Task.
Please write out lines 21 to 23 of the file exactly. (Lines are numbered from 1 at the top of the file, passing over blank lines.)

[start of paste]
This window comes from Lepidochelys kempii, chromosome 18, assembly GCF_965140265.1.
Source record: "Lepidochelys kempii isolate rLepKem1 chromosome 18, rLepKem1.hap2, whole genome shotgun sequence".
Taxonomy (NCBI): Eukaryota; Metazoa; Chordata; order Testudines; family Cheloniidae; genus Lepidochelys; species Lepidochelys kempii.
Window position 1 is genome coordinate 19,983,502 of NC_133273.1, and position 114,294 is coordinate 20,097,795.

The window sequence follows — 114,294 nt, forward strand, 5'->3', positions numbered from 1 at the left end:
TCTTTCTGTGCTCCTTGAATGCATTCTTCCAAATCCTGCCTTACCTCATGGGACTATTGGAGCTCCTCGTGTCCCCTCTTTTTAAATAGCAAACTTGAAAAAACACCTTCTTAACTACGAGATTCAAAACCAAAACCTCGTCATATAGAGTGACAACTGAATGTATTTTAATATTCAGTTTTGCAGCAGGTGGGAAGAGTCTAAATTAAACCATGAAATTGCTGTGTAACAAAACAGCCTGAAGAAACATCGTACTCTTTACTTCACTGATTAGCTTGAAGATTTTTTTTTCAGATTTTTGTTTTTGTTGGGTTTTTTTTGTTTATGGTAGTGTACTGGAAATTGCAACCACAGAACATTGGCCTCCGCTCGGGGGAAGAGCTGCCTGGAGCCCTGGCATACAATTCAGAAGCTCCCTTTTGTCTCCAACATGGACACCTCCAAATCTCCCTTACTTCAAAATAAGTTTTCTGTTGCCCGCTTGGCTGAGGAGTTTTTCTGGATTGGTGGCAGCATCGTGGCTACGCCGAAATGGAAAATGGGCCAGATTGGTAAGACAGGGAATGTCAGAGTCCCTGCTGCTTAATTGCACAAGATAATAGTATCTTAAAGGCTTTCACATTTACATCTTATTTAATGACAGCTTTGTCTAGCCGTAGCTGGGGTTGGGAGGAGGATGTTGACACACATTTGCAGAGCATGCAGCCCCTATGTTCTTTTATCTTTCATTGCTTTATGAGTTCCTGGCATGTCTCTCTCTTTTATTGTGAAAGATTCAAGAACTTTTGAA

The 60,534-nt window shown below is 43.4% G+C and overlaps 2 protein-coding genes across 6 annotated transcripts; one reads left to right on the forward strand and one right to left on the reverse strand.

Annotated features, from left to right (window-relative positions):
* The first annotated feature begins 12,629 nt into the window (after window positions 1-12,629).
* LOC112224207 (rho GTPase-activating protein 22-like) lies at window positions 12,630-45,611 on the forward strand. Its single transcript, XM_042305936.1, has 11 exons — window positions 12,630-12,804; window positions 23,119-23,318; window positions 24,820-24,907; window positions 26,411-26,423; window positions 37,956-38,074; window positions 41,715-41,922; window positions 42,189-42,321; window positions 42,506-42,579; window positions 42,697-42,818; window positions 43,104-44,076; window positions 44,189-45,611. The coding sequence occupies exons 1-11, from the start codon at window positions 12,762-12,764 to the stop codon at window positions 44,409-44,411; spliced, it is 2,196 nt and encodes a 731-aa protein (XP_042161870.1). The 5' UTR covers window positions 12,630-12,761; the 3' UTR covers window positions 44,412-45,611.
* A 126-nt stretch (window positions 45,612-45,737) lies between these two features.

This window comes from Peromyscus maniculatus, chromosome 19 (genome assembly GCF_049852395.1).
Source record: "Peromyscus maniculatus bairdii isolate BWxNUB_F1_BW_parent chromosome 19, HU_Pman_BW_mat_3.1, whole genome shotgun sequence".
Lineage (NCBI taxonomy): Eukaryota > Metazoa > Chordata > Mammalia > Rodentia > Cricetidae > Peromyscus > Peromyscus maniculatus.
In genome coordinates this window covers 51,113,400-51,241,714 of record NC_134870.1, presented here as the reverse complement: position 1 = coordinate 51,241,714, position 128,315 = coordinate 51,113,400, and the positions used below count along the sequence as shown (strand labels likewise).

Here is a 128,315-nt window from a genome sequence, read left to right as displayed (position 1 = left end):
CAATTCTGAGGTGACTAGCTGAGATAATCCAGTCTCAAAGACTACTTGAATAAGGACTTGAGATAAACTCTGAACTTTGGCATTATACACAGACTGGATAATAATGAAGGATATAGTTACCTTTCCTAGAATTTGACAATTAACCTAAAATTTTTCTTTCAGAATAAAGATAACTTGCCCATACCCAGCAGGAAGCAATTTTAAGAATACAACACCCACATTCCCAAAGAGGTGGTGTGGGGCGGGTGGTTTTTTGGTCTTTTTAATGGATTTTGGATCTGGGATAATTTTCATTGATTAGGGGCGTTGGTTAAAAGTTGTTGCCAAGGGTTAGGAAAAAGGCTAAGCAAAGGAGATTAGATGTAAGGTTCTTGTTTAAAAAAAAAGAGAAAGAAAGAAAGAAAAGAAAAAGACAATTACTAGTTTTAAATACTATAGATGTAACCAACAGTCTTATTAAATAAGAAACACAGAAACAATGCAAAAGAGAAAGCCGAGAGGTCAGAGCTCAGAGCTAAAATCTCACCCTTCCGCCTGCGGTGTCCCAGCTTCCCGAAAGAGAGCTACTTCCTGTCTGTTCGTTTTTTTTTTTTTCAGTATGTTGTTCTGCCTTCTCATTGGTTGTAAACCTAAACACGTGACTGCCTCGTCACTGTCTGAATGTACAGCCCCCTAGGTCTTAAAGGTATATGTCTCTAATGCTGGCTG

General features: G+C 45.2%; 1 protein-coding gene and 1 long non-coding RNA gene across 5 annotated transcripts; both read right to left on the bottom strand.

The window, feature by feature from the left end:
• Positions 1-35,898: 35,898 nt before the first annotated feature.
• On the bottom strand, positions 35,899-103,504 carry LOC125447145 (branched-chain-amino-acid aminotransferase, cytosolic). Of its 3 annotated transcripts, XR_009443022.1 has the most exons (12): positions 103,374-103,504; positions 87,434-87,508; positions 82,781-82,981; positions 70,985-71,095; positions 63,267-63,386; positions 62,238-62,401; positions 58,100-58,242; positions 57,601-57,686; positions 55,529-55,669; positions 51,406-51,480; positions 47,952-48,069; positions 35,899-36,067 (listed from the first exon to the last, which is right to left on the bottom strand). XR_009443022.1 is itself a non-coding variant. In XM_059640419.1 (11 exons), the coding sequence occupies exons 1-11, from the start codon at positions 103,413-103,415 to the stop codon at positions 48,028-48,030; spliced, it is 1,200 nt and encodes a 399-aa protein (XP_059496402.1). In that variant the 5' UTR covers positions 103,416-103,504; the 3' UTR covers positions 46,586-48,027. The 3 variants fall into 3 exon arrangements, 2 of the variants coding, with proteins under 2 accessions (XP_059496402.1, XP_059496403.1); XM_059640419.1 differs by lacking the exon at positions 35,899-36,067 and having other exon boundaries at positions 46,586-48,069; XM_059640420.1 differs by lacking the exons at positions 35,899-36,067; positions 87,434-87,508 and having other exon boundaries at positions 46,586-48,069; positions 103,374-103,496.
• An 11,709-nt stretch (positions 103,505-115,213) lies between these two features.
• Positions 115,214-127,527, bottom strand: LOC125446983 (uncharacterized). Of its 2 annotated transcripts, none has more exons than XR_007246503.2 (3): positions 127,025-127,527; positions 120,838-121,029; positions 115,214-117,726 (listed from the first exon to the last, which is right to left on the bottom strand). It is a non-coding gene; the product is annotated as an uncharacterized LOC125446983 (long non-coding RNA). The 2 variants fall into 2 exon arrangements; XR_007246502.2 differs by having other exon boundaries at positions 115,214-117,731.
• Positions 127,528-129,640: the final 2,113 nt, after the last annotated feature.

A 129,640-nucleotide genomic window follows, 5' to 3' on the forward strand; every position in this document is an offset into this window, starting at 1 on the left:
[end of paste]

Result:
• On the bottom strand, positions 35,899-103,504 carry LOC125447145 (branched-chain-amino-acid aminotransferase, cytosolic). Of its 3 annotated transcripts, XR_009443022.1 has the most exons (12): positions 103,374-103,504; positions 87,434-87,508; positions 82,781-82,981; positions 70,985-71,095; positions 63,267-63,386; positions 62,238-62,401; positions 58,100-58,242; positions 57,601-57,686; positions 55,529-55,669; positions 51,406-51,480; positions 47,952-48,069; positions 35,899-36,067 (listed from the first exon to the last, which is right to left on the bottom strand). XR_009443022.1 is itself a non-coding variant. In XM_059640419.1 (11 exons), the coding sequence occupies exons 1-11, from the start codon at positions 103,413-103,415 to the stop codon at positions 48,028-48,030; spliced, it is 1,200 nt and encodes a 399-aa protein (XP_059496402.1). In that variant the 5' UTR covers positions 103,416-103,504; the 3' UTR covers positions 46,586-48,027. The 3 variants fall into 3 exon arrangements, 2 of the variants coding, with proteins under 2 accessions (XP_059496402.1, XP_059496403.1); XM_059640419.1 differs by lacking the exon at positions 35,899-36,067 and having other exon boundaries at positions 46,586-48,069; XM_059640420.1 differs by lacking the exons at positions 35,899-36,067; positions 87,434-87,508 and having other exon boundaries at positions 46,586-48,069; positions 103,374-103,496.
• An 11,709-nt stretch (positions 103,505-115,213) lies between these two features.
• Positions 115,214-127,527, bottom strand: LOC125446983 (uncharacterized). Of its 2 annotated transcripts, none has more exons than XR_007246503.2 (3): positions 127,025-127,527; positions 120,838-121,029; positions 115,214-117,726 (listed from the first exon to the last, which is right to left on the bottom strand). It is a non-coding gene; the product is annotated as an uncharacterized LOC125446983 (long non-coding RNA). The 2 variants fall into 2 exon arrangements; XR_007246502.2 differs by having other exon boundaries at positions 115,214-117,731.